When we saw signs of a new restaurant opening less than 100 metres from our home, we were certainly intrigued. Leith has some fabulous foodie delights, but the prospect of Norn was too much to take. We booked on on the first possible night, and surrounded by friends and family of the chef patron, Scott Smith we felt very privileged indeed.
The restaurant, which is housed in the old premises of The Plumed House, has been totally revamped. Long gone are the green walls, the restaurant now transformed into a chic, modern space with a light, Scandinavian feel.
The choice was simple: four courses or seven.
In true OH! Taste fashion, we went with seven. A wonderfully fruity natural wine was chosen for us by the charming French sommelier, who assured us that natural wines were not only as good, if not better, than others but carried less of a threat of hangovers due to the minimal presence of sulphites. It certainly sounded like a winner to us.
The Norn Menu
The flavours throughout the menu were bold. Simple ingredients were elevated to another level by the chef’s technique and vision. Set to change frequently, based on produce available and herbs and plants foraged, the menus did not give much away.
Highlighting some of Scotland’s finest produce is key to Scott. Serving sustainable, fresh ingredients that speak for themselves is essential, and this can certainly be seen on the delicate plates that come off the pass.
“We are fiercely focused on sourcing all our produce from suppliers and growers who are sustainable, ethical and passionate about their ingredients. Our menu will change regularly as the produce used will be what our suppliers tell us is at its best and ready to use at that moment. This way, we ensure freshness, minimal wastage and constant creative challenges.”
Similarly to the Copenhagen-based restaurant Noma, dishes are brought out from the kitchen by the chefs themselves. This was a first for us and a hugely enjoyable experience – although I have no doubt the chefs were fed up with my constant barrage of questions by the end of our meal.
The meal began with a ceviche of scallop with wild leek flowers, wild leek and capers. The scallops sang out and the wild leek and capers merely complimented the already spectacular Scottish ingredient.
The next course was a revelation. Carrots served with a crab butter, fresh crab, cicely and sea buckthorn sauce. The perfect tender, sweet carrots married wonderfully with the crab – an utterly indulgent, and yet wholly nutritious, plate.
Following on was a delicate dish of veal tartare, served with caviar, celery tops & 68-day aged beef fat. It was certainly one of the night’s favourites. Not only did the dish look simply spectacular, but the seemingly simple flavours were balanced perfectly with one another. The caviar and beef fat added some indulgence and richness to the otherwise minimal dish.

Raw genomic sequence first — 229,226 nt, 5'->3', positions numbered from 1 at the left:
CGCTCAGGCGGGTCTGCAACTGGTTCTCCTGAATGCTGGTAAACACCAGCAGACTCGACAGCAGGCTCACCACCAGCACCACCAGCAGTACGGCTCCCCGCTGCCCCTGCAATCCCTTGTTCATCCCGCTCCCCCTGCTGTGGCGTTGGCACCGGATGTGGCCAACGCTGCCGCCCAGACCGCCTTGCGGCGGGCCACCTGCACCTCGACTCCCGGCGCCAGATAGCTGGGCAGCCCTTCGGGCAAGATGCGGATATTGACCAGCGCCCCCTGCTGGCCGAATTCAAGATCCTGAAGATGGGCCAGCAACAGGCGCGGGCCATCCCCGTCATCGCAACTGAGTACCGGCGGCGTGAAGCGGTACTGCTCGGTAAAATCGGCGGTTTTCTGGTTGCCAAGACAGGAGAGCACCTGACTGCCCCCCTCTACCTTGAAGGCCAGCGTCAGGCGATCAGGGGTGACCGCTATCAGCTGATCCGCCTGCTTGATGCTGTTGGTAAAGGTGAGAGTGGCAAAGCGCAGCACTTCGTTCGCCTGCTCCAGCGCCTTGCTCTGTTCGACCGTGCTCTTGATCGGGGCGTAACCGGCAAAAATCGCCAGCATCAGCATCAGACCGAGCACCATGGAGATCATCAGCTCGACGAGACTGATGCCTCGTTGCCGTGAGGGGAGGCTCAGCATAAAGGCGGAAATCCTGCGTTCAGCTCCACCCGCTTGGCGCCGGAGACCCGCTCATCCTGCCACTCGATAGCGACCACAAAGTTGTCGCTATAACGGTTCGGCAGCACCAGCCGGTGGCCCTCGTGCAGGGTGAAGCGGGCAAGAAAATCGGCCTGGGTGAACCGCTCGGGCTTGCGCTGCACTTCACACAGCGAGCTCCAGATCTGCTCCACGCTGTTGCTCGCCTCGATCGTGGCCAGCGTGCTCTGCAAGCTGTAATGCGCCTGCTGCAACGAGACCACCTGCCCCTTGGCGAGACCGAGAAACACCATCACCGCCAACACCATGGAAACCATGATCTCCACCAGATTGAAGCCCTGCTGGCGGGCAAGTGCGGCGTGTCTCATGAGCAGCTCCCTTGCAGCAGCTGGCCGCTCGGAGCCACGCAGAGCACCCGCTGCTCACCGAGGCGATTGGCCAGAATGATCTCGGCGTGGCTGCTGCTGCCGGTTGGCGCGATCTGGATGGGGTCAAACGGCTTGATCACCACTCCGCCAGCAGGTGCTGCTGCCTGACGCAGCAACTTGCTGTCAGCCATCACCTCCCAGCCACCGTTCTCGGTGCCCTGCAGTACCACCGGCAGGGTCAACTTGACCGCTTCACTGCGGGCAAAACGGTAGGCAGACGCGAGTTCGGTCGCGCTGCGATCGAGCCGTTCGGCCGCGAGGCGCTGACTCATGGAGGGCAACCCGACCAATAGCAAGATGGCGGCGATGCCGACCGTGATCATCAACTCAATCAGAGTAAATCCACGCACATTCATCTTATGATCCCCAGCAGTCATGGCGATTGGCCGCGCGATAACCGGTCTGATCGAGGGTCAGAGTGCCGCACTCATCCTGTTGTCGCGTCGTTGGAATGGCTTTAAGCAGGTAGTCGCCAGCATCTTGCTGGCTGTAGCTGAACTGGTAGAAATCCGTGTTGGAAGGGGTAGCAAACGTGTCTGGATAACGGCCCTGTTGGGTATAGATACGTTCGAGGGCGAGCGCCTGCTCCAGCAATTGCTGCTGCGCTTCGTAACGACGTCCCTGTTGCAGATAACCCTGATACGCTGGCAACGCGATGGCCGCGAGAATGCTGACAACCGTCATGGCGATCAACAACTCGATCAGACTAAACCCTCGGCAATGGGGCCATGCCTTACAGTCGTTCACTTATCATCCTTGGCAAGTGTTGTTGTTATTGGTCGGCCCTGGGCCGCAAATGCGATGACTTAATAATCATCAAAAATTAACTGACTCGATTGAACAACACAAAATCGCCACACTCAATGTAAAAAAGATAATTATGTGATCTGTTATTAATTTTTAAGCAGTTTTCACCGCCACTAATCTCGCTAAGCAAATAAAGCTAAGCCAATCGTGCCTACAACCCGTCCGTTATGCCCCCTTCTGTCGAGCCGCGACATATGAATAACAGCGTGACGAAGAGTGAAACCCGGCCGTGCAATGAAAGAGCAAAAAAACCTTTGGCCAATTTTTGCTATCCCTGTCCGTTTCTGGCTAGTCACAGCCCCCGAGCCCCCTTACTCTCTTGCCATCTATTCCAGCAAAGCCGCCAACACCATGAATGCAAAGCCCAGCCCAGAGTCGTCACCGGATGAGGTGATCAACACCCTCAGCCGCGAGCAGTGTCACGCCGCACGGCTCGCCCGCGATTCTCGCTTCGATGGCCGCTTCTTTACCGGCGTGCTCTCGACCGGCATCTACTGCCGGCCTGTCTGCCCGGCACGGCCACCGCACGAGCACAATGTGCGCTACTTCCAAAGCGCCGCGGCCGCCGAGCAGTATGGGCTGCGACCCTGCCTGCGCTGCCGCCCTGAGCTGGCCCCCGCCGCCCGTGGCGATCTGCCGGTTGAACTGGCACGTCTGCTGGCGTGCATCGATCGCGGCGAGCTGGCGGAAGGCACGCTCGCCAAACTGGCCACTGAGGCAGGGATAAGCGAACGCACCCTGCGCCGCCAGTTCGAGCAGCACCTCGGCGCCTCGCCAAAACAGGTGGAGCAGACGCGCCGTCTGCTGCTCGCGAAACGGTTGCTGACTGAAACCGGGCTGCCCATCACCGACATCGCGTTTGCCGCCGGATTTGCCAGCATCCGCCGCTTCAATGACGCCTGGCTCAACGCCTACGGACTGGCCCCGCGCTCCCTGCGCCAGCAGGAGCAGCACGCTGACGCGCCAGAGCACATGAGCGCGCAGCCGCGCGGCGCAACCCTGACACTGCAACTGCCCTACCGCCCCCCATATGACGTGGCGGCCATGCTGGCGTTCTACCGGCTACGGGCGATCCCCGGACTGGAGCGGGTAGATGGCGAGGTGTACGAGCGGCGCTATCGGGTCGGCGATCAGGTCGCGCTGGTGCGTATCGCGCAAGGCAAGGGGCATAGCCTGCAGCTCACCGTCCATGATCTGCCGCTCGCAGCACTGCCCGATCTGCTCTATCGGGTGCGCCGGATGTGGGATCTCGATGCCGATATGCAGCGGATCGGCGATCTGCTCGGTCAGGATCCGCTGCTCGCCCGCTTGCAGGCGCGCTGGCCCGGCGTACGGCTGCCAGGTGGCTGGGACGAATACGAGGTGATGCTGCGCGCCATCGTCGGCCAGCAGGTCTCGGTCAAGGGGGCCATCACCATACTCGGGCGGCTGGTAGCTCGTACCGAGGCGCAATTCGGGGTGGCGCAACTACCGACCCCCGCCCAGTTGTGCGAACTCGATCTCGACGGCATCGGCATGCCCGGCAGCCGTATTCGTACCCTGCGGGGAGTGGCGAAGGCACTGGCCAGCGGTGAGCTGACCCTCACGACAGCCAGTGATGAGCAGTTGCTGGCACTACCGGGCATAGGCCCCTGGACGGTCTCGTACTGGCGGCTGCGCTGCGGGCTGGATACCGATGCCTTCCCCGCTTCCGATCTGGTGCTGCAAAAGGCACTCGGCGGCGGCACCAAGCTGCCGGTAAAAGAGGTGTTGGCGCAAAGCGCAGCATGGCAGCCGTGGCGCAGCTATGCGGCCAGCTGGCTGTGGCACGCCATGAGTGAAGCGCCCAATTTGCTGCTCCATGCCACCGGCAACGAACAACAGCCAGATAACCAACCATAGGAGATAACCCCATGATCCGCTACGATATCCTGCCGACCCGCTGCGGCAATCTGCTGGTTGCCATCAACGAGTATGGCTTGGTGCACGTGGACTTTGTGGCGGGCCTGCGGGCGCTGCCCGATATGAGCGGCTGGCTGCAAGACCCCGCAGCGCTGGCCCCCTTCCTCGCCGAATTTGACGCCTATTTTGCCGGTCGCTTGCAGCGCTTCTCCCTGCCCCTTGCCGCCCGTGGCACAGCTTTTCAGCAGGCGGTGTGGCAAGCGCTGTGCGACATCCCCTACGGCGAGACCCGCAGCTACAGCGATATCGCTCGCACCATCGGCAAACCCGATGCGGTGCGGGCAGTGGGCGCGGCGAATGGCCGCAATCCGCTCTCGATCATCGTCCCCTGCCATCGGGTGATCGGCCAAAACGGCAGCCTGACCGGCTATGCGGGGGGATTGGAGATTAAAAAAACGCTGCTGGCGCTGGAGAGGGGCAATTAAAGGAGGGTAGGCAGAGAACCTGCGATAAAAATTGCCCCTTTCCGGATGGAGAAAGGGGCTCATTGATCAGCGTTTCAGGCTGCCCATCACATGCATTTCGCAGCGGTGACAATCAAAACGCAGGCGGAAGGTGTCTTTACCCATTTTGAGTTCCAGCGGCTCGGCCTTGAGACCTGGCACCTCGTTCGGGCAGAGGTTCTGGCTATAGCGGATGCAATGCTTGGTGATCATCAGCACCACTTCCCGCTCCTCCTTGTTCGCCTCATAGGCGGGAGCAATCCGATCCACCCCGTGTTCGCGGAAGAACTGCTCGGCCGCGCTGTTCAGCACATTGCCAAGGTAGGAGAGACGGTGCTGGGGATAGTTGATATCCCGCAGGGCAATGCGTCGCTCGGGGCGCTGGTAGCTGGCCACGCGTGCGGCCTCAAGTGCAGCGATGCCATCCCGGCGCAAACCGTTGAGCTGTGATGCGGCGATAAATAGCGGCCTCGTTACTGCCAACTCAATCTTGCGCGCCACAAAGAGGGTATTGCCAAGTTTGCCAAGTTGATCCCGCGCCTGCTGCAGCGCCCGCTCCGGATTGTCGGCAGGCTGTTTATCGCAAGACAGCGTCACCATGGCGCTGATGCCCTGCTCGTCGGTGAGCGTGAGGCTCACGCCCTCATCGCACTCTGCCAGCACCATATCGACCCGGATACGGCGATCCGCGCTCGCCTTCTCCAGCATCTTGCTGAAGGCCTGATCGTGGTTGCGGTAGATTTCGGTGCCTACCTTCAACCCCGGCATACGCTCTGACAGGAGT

Next up was the duck. Served with a Scottish kelp sauce, the dish was rich and yet not overwhelming in any way. The accompaniments of broccoli and beetroot added an earthiness to the plate. The duck itself was soft, tender and perfectly pink. Heavenly!
A pudding course of fermented barley in split buttermilk, fennel and the beautiful hedgerow plant, Cicely, was reminiscent of a traditional Norwegian dish, Risgrøt. The dish in Norn’s case was similar to that of a rice pudding but used fermented barley. The unusual combination of barley and buttermilk was served alongside a light dessert wine which complimented the dish beautifully.
The final plate was even more beautiful than the dishes that came before it. A yoghurt espuma was served alongside a lemon curd, mallow pieces and frozen meringue and was utterly delectable. Light and airy, with the sharpness of lemon curd and the sweetness of mallow, the dish was as technical and flavoursome as it was delicate.
The beauty of an ever-changing menu is that those lucky people who find a local restaurant that they love will never be bored. In fact, we have already enquired as to when the menu might change as we are dying to go back.
A fixed menu allows the restaurant to serve produce in its absolute prime, while challenging the team creatively. It is important that it continues to do this, and the restaurant will certainly have some competition from other Edinburgh fine dining eateries. We certainly wish Norn luck, and look forward to many more visits and culinary creations. The only thing left to say is…welcome, neighbours!
Find them: 50-54 Henderson Street, EH6 6DE